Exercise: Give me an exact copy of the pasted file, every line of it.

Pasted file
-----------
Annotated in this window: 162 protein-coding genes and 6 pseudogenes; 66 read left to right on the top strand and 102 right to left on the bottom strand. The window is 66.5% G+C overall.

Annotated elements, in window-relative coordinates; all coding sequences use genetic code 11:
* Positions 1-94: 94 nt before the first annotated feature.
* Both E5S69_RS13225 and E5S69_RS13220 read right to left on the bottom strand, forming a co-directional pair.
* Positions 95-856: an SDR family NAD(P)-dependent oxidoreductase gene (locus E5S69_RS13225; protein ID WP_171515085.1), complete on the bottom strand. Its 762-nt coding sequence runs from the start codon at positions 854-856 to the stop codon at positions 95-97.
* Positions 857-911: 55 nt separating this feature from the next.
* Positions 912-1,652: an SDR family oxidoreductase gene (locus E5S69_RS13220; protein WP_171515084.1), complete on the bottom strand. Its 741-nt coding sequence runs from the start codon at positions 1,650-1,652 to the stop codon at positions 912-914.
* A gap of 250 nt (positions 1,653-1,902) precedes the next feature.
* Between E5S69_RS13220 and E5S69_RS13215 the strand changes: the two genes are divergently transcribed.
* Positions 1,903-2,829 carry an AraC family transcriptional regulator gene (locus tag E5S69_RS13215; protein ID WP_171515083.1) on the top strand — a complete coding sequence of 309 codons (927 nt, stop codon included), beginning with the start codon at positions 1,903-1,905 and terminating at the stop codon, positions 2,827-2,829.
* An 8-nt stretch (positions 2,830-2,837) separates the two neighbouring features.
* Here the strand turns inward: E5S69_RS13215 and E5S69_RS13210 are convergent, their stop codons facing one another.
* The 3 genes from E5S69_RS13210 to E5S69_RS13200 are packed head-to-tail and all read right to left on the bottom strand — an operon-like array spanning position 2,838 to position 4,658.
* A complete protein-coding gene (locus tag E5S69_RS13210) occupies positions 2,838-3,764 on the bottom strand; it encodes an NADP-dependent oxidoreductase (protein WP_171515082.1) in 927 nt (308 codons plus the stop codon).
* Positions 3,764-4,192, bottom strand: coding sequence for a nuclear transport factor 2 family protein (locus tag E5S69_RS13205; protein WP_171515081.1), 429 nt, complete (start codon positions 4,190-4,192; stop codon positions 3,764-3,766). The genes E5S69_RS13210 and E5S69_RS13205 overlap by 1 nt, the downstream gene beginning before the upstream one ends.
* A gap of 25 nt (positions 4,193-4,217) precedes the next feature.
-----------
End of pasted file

Annotated in this window: 162 protein-coding genes and 6 pseudogenes; 66 read left to right on the top strand and 102 right to left on the bottom strand. The window is 66.5% G+C overall.

Annotated elements, in window-relative coordinates; all coding sequences use genetic code 11:
* Positions 1-94: 94 nt before the first annotated feature.
* Both E5S69_RS13225 and E5S69_RS13220 read right to left on the bottom strand, forming a co-directional pair.
* Positions 95-856: an SDR family NAD(P)-dependent oxidoreductase gene (locus E5S69_RS13225; protein ID WP_171515085.1), complete on the bottom strand. Its 762-nt coding sequence runs from the start codon at positions 854-856 to the stop codon at positions 95-97.
* Positions 857-911: 55 nt separating this feature from the next.
* Positions 912-1,652: an SDR family oxidoreductase gene (locus E5S69_RS13220; protein WP_171515084.1), complete on the bottom strand. Its 741-nt coding sequence runs from the start codon at positions 1,650-1,652 to the stop codon at positions 912-914.
* A gap of 250 nt (positions 1,653-1,902) precedes the next feature.
* Between E5S69_RS13220 and E5S69_RS13215 the strand changes: the two genes are divergently transcribed.
* Positions 1,903-2,829 carry an AraC family transcriptional regulator gene (locus tag E5S69_RS13215; protein ID WP_171515083.1) on the top strand — a complete coding sequence of 309 codons (927 nt, stop codon included), beginning with the start codon at positions 1,903-1,905 and terminating at the stop codon, positions 2,827-2,829.
* An 8-nt stretch (positions 2,830-2,837) separates the two neighbouring features.
* Here the strand turns inward: E5S69_RS13215 and E5S69_RS13210 are convergent, their stop codons facing one another.
* The 3 genes from E5S69_RS13210 to E5S69_RS13200 are packed head-to-tail and all read right to left on the bottom strand — an operon-like array spanning position 2,838 to position 4,658.
* A complete protein-coding gene (locus tag E5S69_RS13210) occupies positions 2,838-3,764 on the bottom strand; it encodes an NADP-dependent oxidoreductase (protein WP_171515082.1) in 927 nt (308 codons plus the stop codon).
* Positions 3,764-4,192, bottom strand: coding sequence for a nuclear transport factor 2 family protein (locus tag E5S69_RS13205; protein WP_171515081.1), 429 nt, complete (start codon positions 4,190-4,192; stop codon positions 3,764-3,766). The genes E5S69_RS13210 and E5S69_RS13205 overlap by 1 nt, the downstream gene beginning before the upstream one ends.
* A gap of 25 nt (positions 4,193-4,217) precedes the next feature.